Should I end the position of a profitable long call option?

Ted Mosley

Newbie
6 0
Guys, I have consistently find it hard to decide whether or not to take the profit or not when I trade options. How do you guys make up your minds? Is there a good read or general rule to that one can share?

My current situation as follows:
On 9 Nov, I bought a FTCH230120C40000 for $17.
Now it's worth around $28.
Since I believe there will be a 5-10% drop in the market in the next 30 days, I am closing my other positions. But I like this stock particularly and am afraid of being wrong about the market.

Please help.
 
G

Guest36985

0 0
Guys, I have consistently find it hard to decide whether or not to take the profit or not when I trade options. How do you guys make up your minds? Is there a good read or general rule to that one can share?

My current situation as follows:
On 9 Nov, I bought a FTCH230120C40000 for $17.
Now it's worth around $28.
Since I believe there will be a 5-10% drop in the market in the next 30 days, I am closing my other positions. But I like this stock particularly and am afraid of being wrong about the market.

Please help.
A 'trade' consists of
A reason for entering (technical or fundamental), and a place to exit.
If you didnt have those set up in advance you're not trading you're gambling.

Ask yourself what was the reason for entering the position, and is that reason still valid. If it was "Stonks only go up" hold till expiry. Otherwise ...



Next time have the answer BEFORE you enter the trade.
 
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tomorton

Legendary member
8,379 1,335
Exiting a profitable position is the hardest decision in trading. I'd always prefer to get out early and watch for the expected price weakness to allow a chance to get back in.
 
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Ted Mosley

Newbie
6 0
Thanks Postman. I entered this trade based on a news of this company will start out news business with other e-commerce big names. I have no clues about the size of potential growth but I am sure this company will grow over the coming years.

Therefore, I tried to buy 1 lot of the stock. Yet, I lacked cash. So, I bought the said option instead.
 

Ted Mosley

Newbie
6 0
Exiting a profitable position is the hardest decision in trading. I'd always prefer to get out early and watch for the expected price weakness to allow a chance to get back in.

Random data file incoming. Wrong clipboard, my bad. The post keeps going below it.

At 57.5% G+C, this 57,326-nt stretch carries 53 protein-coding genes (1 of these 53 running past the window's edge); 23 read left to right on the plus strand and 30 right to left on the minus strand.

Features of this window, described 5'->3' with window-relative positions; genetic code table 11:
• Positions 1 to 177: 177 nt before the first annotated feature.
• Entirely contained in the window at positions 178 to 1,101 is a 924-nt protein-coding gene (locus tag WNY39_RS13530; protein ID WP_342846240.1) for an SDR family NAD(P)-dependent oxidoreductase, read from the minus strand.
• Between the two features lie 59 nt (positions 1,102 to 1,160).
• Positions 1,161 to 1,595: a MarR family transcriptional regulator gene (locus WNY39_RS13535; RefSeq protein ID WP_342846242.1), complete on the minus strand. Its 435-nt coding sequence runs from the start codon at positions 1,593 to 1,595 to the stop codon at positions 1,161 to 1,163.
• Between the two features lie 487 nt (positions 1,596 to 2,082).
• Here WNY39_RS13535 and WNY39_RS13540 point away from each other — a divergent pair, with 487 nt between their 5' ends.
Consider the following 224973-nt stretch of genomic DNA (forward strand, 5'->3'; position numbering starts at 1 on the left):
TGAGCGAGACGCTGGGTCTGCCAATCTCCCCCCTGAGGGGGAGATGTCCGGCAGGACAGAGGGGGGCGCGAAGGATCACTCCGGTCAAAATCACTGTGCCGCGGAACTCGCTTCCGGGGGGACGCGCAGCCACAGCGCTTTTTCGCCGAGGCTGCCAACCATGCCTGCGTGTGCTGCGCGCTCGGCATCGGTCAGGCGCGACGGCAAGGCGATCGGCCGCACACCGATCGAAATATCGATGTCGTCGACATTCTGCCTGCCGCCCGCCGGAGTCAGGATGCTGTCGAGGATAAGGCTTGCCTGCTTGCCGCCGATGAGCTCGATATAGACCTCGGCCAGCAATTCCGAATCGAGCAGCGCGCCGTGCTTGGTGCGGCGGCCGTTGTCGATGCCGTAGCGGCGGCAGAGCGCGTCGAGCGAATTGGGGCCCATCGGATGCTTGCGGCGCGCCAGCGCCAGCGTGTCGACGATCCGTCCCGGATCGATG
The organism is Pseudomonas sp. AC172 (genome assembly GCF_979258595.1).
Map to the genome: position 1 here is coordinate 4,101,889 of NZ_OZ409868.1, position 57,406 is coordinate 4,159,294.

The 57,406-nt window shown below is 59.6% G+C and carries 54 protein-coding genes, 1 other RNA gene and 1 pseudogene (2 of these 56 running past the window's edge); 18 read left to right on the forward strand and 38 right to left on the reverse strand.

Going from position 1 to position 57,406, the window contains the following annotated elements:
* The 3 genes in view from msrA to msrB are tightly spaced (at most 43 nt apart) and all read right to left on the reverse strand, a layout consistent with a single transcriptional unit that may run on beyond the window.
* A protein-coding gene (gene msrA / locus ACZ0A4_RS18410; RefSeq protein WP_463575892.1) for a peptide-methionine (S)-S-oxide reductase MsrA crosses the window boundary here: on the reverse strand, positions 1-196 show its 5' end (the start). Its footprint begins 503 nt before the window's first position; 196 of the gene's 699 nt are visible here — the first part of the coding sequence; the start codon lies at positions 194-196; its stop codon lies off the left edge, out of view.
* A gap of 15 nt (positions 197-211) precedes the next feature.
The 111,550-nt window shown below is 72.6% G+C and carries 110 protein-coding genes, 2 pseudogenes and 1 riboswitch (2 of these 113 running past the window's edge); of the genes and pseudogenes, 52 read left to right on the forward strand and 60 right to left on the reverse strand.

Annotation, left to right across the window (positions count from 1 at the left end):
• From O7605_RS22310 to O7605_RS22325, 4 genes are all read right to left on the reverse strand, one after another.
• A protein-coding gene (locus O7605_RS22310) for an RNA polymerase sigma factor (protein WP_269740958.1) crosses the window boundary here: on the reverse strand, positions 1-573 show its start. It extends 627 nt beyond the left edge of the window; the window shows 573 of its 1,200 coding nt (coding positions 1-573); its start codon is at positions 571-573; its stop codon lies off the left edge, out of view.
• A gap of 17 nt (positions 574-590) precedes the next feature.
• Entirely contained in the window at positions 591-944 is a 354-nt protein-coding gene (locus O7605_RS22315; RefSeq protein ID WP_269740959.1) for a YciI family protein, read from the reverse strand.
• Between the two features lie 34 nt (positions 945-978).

Yes. And I tried to do that too. But got cold feet every time for fear of not able to find a chance to buy back at a better price. Hence the postponement till now.
 
G

Guest36985

0 0
Thanks Postman. I entered this trade based on a news of this company will start out news business with other e-commerce big names. I have no clues about the size of potential growth but I am sure this company will grow over the coming years.

Time is not your friend with options. If you're going to hold, then convert it to shares as soon as practical.
 

tomorton

Legendary member
8,379 1,335
Yes. And I tried to do that too. But got cold feet every time for fear of not able to find a chance to buy back at a better price. Hence the postponement till now.
Think of the trade in terms of risk. If you're out, there's zero risk. If you exit a winning position this morning, its statistically impossible this will share be the only opportunity today. And then there's always tomorrow.
 

Ted Mosley

Newbie
6 0
Think of the trade in terms of risk. If you're out, there's zero risk. If you exit a winning position this morning, its statistically impossible this will share be the only opportunity today. And then there's always tomorrow.
Very true indeed. Thx!
 

Ted Mosley

Newbie
6 0
Time is not your friend with options. If you're going to hold, then convert it to shares as soon as practical.
Thank you Postman. Your precious advice will be put into action. You make my day. Thank you!
 

BeDutch

Junior member
11 2
Yes. And I tried to do that too. But got cold feet every time for fear of not able to find a chance to buy back at a better price. Hence the postponement till now.
Time CAN BE your friend depending on your choice of strategy. If you have a position with positive theta, the theta decay will help you gain value over time, albeit NOT in a straight line, and depending on how far away from the money your short option strikes are.
 

BeDutch

Junior member
11 2
Very true indeed. Thx!
Postman, when you write " if you are going to hold them convert them to shares as soon as possible" I think you are speaking to a very specific situation, not common to option traders. You are likely referring to a Long Call, and possibly a call at or near the money where the extrinsic value is significant and thus vulnerable to theta decay. IF the Call is ITM or better yet DITM, the extrinsic value will likely be modest. The holder of the option should also if course take into account whether he has the margin available to convert to shares. The alternative worth considering us to convert the long call position into a debit spread or diagonal spread.
 
 
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